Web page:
And that is where I am too. It does not help that my school called the school year a couple of weeks ago, and my fellow colleagues rearranged their flights to get out of Thailand and back to their home countries as fast as they could. I have watched as one after another has made their way to the airport with their Covid test in hand and that anticipation of getting back home in their hearts. It has made staying behind that much harder. I need to do it though because there are still a couple of odds and ends that I need to take care of. I keep checking off the boxes and yearning for the day that I can take my cab ride out to the airport, but it is still a couple of weeks away.

Until then I have to sit in my home and look out the same window I have looked out way too many time over the past couple of months and count down the moments until I can leave. It is the true feeling of short timer’s disease, and I can’t wait until it is over.

The Importance of a Break

I have a good friend who grew up in Britain, and he is always making fun of my work habit. Growing up, I was taught that hard work and constantly pushing myself to accomplish the things that my company or organization that I worked for would make me a valuable member of society. I pushed myself so hard sometimes that I would feel worn out at the end of the day and would work for long streaks without ever taking a break. There was one time when I was earning my teaching degree that I had a streak of 28 days in a row where I commitments with either work or school. In my mind, this made me important.

This idea is still a part of who I am. Rarely do I take a day off from work. Granted, as a teacher, it is actually more work to take a day off from work than it is to show up sick and just work through the pain. Of course, my thinking about this has changed with the recent pandemic, and I have since taken a few days off when I have had a cold, but even then it was a struggle.

One of the benefits of being a teacher though is having these times throughout the year where I get to take an extended break. With my work ethic, this does not mean that I stop working; it just means that I have more time during the day for myself. As an English teacher, I always have a stack of student writing that I have to chip away at, and during the summer, I have to read the works I am planning on teaching and coming up with ways that I can get my students to connect with them. But this only takes a couple hours a day as opposed to the ten to eleven hours I work on a normal school day.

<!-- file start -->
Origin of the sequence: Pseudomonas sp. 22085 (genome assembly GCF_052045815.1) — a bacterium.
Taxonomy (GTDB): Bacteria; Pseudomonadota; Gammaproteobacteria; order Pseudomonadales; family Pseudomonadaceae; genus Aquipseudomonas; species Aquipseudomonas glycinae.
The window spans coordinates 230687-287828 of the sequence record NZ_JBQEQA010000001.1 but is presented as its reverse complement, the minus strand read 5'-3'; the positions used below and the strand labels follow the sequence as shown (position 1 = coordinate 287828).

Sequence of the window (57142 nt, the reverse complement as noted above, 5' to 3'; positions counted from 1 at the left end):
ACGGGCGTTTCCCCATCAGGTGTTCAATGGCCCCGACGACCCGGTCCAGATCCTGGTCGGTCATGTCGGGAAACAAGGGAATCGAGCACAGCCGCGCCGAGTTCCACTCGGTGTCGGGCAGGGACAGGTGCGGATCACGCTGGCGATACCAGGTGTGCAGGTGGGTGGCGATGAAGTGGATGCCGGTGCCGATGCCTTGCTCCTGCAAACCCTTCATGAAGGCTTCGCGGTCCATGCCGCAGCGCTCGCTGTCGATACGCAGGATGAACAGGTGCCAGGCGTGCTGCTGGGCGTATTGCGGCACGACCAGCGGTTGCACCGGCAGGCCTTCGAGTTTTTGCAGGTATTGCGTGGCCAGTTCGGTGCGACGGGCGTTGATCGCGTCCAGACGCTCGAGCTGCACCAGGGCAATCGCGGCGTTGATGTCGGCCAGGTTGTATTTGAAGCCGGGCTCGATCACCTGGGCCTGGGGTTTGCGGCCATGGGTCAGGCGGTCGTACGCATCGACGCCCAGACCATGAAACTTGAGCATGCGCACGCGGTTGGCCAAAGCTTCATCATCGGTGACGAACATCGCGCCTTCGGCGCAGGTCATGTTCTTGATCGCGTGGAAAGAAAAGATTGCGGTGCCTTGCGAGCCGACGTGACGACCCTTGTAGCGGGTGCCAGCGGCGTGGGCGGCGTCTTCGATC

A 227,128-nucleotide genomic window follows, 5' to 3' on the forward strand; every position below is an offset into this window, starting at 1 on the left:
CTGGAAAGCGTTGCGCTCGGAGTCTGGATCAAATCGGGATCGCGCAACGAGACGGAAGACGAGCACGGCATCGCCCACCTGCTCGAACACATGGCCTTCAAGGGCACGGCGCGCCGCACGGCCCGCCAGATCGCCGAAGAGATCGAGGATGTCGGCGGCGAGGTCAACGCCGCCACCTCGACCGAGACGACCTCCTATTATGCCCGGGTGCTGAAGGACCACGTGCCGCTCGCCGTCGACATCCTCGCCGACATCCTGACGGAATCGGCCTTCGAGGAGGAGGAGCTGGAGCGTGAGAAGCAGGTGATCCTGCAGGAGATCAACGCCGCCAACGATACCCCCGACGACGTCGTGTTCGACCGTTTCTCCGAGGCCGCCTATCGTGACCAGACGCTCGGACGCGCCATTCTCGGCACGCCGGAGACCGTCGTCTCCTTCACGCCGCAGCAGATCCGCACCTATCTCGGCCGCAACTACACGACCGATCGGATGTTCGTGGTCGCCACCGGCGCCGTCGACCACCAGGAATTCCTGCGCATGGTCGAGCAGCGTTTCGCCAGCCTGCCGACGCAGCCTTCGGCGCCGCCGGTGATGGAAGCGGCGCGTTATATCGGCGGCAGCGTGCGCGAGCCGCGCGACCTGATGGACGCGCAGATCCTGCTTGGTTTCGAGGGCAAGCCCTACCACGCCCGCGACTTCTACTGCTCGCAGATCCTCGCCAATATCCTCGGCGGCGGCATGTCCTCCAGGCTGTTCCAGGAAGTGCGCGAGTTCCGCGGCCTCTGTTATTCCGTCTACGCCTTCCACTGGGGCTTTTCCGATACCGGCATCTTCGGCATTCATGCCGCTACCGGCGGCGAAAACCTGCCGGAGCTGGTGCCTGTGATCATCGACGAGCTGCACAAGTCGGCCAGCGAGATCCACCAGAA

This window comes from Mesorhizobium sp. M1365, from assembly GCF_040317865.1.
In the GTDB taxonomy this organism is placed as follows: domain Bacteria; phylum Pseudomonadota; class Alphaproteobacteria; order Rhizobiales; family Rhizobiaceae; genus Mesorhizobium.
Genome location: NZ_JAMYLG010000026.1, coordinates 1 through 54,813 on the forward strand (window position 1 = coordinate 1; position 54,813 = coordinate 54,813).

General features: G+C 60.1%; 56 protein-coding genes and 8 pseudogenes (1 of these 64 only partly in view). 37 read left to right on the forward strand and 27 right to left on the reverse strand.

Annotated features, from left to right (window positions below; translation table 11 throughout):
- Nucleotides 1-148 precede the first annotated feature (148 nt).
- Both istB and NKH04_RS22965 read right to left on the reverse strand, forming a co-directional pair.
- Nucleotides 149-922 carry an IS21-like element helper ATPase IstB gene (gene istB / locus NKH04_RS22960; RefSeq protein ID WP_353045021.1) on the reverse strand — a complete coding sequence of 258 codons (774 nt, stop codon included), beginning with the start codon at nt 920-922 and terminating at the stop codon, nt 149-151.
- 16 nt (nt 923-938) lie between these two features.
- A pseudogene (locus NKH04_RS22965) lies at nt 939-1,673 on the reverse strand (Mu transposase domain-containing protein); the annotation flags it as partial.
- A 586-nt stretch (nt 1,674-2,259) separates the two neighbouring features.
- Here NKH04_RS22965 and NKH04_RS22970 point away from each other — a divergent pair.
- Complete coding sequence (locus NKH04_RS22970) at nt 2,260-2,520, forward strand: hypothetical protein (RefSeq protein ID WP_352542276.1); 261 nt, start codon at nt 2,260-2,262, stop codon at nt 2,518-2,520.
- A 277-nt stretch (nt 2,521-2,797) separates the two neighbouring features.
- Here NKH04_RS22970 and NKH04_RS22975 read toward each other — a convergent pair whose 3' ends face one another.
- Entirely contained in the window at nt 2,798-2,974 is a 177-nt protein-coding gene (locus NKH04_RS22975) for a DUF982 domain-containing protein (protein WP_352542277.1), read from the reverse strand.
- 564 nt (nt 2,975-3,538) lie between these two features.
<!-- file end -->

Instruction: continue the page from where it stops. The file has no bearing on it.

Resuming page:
If my British friend was reading this right now, he would be laughing at me and calling me a fool for putting so much effort in to an employer that would turn their back on me as soon as I decided to move on to another location. And I hate to say it, but he would be right. There are many other people that dedicate a lot of their time and energy to their profession. A lot of these people happen to come America because they are all chasing for that elusive dream that they have been told is out there. They just have to give a little bit more of themselves, and push a little harder in order to get it. What they do not realize is that this dream is already right in front of them, and as long as they accept that they already have what they are looking for, they won’t push themselves so hard to get that other things that the great American Dream is trying to sell us on. I would be a happier individual if I could only just accept this fact.

It shouldn’t come down to how much money I make in order to determine my happiness even though this is the thought that has been sold to me at a very young age. It also is sold as me working hard to make money for others so they could throw me bone from time to time and I will feel important. Another way of looking at it is trickle down economics. I work really hard to make money for somebody else, and it is not really about my happiness or how much I enjoy the work I am doing just as long as another dollar is made for the man on the top of the ladder.

But this is where my British friend comes in. Just not him, but all of the people I have met over the years from Europe. They have a different kind of thinking there. It is not about how hard you work, but how much you enjoy the work that you are doing. Now I know that there is not a single job out there where there will be a task that you will have to do that you will not enjoy. Being an English teacher is this way. I am not a big fan of reading developing writing about the same subject over and over again. It is really painful. But there is a payoff in the end. I do enjoy watching my students develop as writers as they slowly start how to get to that level as a writer that will make them successful in life. I enjoy talking about literature and thinking about the bigger ideas presented by the greatest writers in history. I love connecting students to reading and watching them become lifelong readers. I just love consuming media in general and I enjoy talking about how to consume it with an active mind.

This is where the problem comes in. For all of the things that I love that feed me energy to continue to do the job I am doing, the routine and humdrum existence of my job are enough to wear me down after awhile and make going to work a chore rather than a joy that I always hope it will be. I need a break from the routine to look at thing with a new perspective. I need to put the humdrum aside for long enough so I can get excited about all of the other aspects of the job that I love. For this reason, I need those breaks that so many people view as a benefit as opposed to something that I need in order to maintain my sanity. It is what allows me to be the effective and engaging teacher that I know I can be.